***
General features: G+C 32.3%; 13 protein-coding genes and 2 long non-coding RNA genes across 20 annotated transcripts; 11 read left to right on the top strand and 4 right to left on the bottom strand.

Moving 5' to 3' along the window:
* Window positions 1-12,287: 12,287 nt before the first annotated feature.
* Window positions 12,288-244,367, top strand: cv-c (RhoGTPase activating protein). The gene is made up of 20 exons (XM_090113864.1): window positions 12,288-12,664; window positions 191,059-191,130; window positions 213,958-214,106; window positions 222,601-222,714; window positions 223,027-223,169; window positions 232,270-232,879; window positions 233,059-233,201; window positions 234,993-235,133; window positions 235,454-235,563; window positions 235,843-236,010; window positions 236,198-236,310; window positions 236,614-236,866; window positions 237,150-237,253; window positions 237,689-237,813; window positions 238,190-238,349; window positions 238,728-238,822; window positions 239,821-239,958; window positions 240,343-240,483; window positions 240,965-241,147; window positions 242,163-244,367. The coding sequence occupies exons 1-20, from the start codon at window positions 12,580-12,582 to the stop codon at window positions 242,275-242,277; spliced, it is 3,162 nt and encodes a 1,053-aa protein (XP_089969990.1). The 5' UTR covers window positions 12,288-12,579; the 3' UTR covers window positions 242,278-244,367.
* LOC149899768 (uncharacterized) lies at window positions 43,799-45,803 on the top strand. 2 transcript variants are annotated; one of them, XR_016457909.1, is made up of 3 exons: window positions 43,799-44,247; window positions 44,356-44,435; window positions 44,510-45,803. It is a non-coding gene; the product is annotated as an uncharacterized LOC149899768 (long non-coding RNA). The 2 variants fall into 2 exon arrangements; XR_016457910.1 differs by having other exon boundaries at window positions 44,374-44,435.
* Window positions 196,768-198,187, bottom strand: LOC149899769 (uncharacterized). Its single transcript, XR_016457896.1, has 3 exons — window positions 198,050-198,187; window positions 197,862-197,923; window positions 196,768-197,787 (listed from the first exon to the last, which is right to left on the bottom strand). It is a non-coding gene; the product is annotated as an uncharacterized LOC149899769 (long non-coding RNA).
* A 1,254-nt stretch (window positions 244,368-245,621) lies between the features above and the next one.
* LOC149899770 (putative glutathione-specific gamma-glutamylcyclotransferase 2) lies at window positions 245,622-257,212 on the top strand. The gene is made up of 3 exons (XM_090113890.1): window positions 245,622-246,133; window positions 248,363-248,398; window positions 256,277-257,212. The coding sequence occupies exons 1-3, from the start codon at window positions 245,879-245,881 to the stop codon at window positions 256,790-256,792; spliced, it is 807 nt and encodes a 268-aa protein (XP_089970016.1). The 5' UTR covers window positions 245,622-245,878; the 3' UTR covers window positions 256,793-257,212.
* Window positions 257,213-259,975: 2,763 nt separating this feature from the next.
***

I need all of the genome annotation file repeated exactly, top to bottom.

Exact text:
General features: G+C 32.3%; 13 protein-coding genes and 2 long non-coding RNA genes across 20 annotated transcripts; 11 read left to right on the top strand and 4 right to left on the bottom strand.

Moving 5' to 3' along the window:
* Window positions 1-12,287: 12,287 nt before the first annotated feature.
* Window positions 12,288-244,367, top strand: cv-c (RhoGTPase activating protein). The gene is made up of 20 exons (XM_090113864.1): window positions 12,288-12,664; window positions 191,059-191,130; window positions 213,958-214,106; window positions 222,601-222,714; window positions 223,027-223,169; window positions 232,270-232,879; window positions 233,059-233,201; window positions 234,993-235,133; window positions 235,454-235,563; window positions 235,843-236,010; window positions 236,198-236,310; window positions 236,614-236,866; window positions 237,150-237,253; window positions 237,689-237,813; window positions 238,190-238,349; window positions 238,728-238,822; window positions 239,821-239,958; window positions 240,343-240,483; window positions 240,965-241,147; window positions 242,163-244,367. The coding sequence occupies exons 1-20, from the start codon at window positions 12,580-12,582 to the stop codon at window positions 242,275-242,277; spliced, it is 3,162 nt and encodes a 1,053-aa protein (XP_089969990.1). The 5' UTR covers window positions 12,288-12,579; the 3' UTR covers window positions 242,278-244,367.
* LOC149899768 (uncharacterized) lies at window positions 43,799-45,803 on the top strand. 2 transcript variants are annotated; one of them, XR_016457909.1, is made up of 3 exons: window positions 43,799-44,247; window positions 44,356-44,435; window positions 44,510-45,803. It is a non-coding gene; the product is annotated as an uncharacterized LOC149899768 (long non-coding RNA). The 2 variants fall into 2 exon arrangements; XR_016457910.1 differs by having other exon boundaries at window positions 44,374-44,435.
* Window positions 196,768-198,187, bottom strand: LOC149899769 (uncharacterized). Its single transcript, XR_016457896.1, has 3 exons — window positions 198,050-198,187; window positions 197,862-197,923; window positions 196,768-197,787 (listed from the first exon to the last, which is right to left on the bottom strand). It is a non-coding gene; the product is annotated as an uncharacterized LOC149899769 (long non-coding RNA).
* A 1,254-nt stretch (window positions 244,368-245,621) lies between the features above and the next one.
* LOC149899770 (putative glutathione-specific gamma-glutamylcyclotransferase 2) lies at window positions 245,622-257,212 on the top strand. The gene is made up of 3 exons (XM_090113890.1): window positions 245,622-246,133; window positions 248,363-248,398; window positions 256,277-257,212. The coding sequence occupies exons 1-3, from the start codon at window positions 245,879-245,881 to the stop codon at window positions 256,790-256,792; spliced, it is 807 nt and encodes a 268-aa protein (XP_089970016.1). The 5' UTR covers window positions 245,622-245,878; the 3' UTR covers window positions 256,793-257,212.
* Window positions 257,213-259,975: 2,763 nt separating this feature from the next.